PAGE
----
By Dennis Clemente
As many tech startups there are in New York to admire, people always marvel at the sight of an actual physical invention, as the NY Tech Hardware Meetup demonstrated in its 7th meetup last March 26. It showcased a CAD community site, a heart matrix, bike computers, a robot touch sensor, and many more.
If you’re into CAD modeling, GrabCAD (grabcad.com) helps even the most technically challenged. One novice rendered a snow rider by literally grabbing designs from the site, while another from India, with no CAD experience whatsoever, designed the interiors for a Shelby Mustang.
Founded in 2009 by Hardi Meybaum, GrabCAD is a mechanical engineering community for sharing talent, including making use of its free CAD model library and engineering tools. As a community, the site has a voting mechanism for the best answers to the CAD questions.
If you want to start something, the site is brimming with over 90,000 projects, with about 530,000 logging in time at the site. GrabCAD is headquartered in Boston in the United States, but maintains an office and development team in Tallinn, Estonia, where the company was started.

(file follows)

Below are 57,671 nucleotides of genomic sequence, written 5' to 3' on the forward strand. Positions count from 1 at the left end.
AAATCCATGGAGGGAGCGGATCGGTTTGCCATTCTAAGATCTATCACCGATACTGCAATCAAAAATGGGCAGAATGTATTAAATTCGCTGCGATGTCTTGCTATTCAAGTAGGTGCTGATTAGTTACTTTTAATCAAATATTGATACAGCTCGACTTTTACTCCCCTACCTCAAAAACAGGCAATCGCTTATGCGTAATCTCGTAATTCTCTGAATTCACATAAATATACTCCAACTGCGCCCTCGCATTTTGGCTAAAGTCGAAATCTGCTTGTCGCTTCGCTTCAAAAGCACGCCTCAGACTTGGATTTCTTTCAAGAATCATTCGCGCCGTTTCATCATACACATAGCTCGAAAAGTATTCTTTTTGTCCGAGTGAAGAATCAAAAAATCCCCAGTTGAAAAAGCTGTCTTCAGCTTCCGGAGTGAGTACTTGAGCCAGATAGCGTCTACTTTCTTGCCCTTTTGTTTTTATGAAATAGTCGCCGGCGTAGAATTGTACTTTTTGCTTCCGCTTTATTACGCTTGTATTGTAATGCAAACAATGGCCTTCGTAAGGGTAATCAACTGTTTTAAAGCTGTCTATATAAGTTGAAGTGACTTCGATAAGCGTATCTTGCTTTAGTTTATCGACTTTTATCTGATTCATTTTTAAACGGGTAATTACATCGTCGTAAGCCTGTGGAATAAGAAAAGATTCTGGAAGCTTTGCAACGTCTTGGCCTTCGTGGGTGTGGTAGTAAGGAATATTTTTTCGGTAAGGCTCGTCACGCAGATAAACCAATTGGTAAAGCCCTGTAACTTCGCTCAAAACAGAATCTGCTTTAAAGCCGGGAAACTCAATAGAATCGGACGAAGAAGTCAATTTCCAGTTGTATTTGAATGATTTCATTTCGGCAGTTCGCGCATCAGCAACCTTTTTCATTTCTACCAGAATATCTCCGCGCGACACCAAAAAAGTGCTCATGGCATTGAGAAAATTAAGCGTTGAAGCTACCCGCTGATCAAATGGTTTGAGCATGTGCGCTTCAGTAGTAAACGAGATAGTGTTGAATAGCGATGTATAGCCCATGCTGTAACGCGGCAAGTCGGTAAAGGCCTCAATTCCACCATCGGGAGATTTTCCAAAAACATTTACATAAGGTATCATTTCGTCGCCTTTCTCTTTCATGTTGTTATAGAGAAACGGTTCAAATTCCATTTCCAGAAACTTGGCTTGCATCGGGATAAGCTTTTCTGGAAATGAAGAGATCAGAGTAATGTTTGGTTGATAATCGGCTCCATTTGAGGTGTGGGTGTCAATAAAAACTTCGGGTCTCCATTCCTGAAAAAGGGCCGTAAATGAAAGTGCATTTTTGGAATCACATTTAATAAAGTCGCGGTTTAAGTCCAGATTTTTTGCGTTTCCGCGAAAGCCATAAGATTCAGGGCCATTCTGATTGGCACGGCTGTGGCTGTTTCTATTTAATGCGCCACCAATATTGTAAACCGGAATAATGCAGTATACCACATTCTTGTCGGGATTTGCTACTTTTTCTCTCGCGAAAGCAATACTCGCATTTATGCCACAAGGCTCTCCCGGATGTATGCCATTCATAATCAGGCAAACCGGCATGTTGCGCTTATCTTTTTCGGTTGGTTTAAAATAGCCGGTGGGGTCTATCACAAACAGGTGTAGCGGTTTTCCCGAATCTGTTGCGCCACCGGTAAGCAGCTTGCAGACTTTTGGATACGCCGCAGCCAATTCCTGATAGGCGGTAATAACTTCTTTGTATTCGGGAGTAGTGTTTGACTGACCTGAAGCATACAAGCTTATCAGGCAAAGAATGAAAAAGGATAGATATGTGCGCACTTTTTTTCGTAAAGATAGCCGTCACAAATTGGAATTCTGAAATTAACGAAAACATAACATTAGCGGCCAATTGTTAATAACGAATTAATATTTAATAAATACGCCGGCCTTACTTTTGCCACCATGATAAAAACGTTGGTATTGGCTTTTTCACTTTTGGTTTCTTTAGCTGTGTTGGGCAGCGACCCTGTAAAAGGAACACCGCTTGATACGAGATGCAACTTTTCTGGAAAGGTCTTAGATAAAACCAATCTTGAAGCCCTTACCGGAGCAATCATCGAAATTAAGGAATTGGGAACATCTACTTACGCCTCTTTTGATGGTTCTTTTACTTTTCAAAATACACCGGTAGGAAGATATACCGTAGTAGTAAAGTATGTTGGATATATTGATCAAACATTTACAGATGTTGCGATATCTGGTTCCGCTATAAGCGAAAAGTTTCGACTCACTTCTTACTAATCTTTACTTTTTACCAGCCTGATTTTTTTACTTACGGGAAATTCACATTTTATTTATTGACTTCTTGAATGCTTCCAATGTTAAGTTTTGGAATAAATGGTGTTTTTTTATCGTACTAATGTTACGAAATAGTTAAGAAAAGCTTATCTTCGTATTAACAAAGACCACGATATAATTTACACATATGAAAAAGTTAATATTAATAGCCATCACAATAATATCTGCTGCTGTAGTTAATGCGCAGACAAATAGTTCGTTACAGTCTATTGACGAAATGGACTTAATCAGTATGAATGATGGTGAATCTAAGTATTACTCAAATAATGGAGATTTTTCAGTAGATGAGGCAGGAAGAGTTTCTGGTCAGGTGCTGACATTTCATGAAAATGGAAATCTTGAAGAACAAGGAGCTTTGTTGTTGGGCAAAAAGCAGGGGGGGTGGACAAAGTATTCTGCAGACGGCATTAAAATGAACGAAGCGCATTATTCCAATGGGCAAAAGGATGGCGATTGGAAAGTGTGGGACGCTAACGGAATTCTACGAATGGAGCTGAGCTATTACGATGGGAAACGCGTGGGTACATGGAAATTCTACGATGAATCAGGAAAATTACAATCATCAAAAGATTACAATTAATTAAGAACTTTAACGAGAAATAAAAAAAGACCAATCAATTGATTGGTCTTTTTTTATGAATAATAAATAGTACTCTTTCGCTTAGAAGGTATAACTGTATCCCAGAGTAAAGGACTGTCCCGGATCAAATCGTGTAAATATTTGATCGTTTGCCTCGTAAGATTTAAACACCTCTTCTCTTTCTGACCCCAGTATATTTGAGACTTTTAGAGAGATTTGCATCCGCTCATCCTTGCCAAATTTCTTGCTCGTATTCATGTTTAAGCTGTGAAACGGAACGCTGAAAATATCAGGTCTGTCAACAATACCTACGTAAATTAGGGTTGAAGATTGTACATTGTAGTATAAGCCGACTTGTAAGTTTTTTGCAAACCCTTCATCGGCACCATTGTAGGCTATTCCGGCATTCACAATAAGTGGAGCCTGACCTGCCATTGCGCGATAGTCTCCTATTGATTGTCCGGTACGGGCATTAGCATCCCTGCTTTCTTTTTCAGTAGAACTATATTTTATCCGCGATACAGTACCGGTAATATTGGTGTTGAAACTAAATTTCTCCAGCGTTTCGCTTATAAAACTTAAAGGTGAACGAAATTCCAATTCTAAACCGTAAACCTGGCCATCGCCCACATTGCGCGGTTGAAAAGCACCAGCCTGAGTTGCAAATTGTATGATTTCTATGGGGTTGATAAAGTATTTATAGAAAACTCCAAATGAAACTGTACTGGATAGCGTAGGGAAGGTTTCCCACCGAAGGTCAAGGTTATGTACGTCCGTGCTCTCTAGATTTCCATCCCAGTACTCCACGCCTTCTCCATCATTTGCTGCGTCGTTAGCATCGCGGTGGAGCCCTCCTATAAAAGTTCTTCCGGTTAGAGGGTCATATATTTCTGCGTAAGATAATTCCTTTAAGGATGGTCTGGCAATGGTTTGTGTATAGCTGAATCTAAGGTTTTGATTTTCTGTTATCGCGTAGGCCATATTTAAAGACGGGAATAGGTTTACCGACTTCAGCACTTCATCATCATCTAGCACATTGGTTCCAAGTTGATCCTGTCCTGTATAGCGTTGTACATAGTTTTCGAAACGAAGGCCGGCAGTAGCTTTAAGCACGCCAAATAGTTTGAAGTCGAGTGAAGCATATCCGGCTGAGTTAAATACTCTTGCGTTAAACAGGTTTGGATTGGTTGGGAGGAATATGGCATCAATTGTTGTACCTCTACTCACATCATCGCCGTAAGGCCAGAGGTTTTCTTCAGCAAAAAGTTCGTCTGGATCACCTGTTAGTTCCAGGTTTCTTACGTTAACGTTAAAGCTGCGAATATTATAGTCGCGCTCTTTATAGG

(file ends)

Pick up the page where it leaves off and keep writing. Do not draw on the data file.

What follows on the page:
The next presenter, LucidTronix (lucidtronix.com) from Brooklyn, showed how open source DIY technology can be extremely fun. For its LED-enabled Heart Matrix, you can spell out any message you like, or have 70 of its LED lights dance in different patterns on the display. It takes about 30 minutes to solder and assemble with three signal wires and two powers.
LucidTronix’s bike computer kit is your personal on-cycle data processor. It can measure your speed, distance, calories burned, but it is so much more than a speedometer. It measures the temperature, honks a little buzzer and controls LEDs to light your way and stylizes your ride!
Both are built on top of an arduino platform. The website offers a detailed tutorial with step-by-step instructions, videos, diagrams, and sample code so getting them running should be a breeze. If LucidTronix has a bike computer, Peter Pottier of MyBell gives those classic round cycling bells a new spin er sound.
Pottier showed a video of how his early stage MyBell contraption works featuring David Sheinkopf, electric designer, at work: “The bell has an efficient high-powered amplifier, a small wave player and LED lighting system.”
MyBell is about customizable sound. “People can upload ringtones or the music they like as their bell (horn),” Sheinkopf added.
These gadgets are already small but the last presenter Takktile (takktile.com) showed us an even tinier invention—an open-source robot touch sensor with digital barometers called Freescale Semiconductor. It has to be small to fit on a cell phone as it offers location pinpointing technologies that supplement GPS. It gauges positions based on changes in atmospheric pressure.
People will like to hear that the tiny barometers are reportedly easy and inexpensive to assemble.